Teach what you know

We hired a new business and technology teacher this summer to replace a retiring veteran. I've been working with her as she prepares to take over my web design and general computing courses (I'm all math and physics this year!

We hired a new business and technology teacher this summer to replace a retiring veteran. I've been working with her as she prepares to take over my web design and general computing courses (I'm all math and physics this year!). While she is remarkably enthusiastic, she is a bit nervous. Like me, she left private industry to teach, not because of the old adage ("thems that can, do; thems that can't, teach"), but because she really wanted to.

Her background is business and her direct experience with computer technology is as an end user, albeit a power user in the banking industry. So what can she bring to a web design class or a general computing class? An awful lot, as it turns out. Sure, she needs to be able to communicate technology fundamentals, but what our students really want to know is how these fundamentals get used in the real world.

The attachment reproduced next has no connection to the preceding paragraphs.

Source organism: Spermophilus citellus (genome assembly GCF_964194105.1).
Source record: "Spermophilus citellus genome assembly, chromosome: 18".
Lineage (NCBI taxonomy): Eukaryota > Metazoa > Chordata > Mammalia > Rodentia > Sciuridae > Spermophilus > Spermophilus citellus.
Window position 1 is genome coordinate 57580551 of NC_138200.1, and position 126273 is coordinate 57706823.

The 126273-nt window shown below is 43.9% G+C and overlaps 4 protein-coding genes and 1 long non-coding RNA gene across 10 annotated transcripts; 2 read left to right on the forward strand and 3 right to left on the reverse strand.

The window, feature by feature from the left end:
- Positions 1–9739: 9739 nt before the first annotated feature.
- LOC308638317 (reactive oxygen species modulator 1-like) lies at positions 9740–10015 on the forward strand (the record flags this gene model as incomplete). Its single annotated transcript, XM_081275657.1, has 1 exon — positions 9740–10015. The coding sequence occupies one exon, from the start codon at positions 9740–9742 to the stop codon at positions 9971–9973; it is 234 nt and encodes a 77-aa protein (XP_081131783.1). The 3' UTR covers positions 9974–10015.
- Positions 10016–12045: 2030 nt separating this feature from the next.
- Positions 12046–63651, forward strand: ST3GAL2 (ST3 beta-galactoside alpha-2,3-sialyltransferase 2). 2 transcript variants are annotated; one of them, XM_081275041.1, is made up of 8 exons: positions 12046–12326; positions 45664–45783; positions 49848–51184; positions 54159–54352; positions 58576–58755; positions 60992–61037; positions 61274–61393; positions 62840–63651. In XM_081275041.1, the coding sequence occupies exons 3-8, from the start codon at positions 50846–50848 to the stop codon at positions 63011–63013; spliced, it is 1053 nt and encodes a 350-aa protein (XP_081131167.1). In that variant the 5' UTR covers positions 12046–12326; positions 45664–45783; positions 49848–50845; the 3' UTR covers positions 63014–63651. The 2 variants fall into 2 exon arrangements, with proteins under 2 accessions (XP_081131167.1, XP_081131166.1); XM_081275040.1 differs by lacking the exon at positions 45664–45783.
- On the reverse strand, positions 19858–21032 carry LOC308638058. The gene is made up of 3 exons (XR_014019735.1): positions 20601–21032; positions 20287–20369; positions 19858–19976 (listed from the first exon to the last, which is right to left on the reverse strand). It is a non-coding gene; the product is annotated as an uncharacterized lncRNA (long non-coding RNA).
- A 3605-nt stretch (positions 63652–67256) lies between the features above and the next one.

Web 2.0 is a great thing to talk about, but how much more interesting is it to demonstrate the latest web-based applications used in banking? We can teach Word, Excel, and Access all we want, but it's far more useful for students to understand how they actually get used in a business setting.

While state departments of education tend to penalize folks like us without traditional educational backgrounds in subjects like "pedagogy," and require expensive additional coursework and licensure, career switchers can bring a great deal of real world experience and relevant background to the classroom. Bill Gates, in his work to improve the competitiveness of US schools, stresses the importance of relevance; is a book-based exercise in writing HTML code really relevant or is a mock business (with a website, bookkeeping in Excel, collaboration via email, and documentation in Word) relevant to students' future success? Better yet, shouldn't the mock business be supervised by someone who has actually run a business, helped fund a startup, or actually handled financial transactions for small businesses?

Particularly in the fields of business and technology, people from the world outside of education have a lot of value to students and their schools. If we teach what we know, our students will benefit when they head for that same outside world.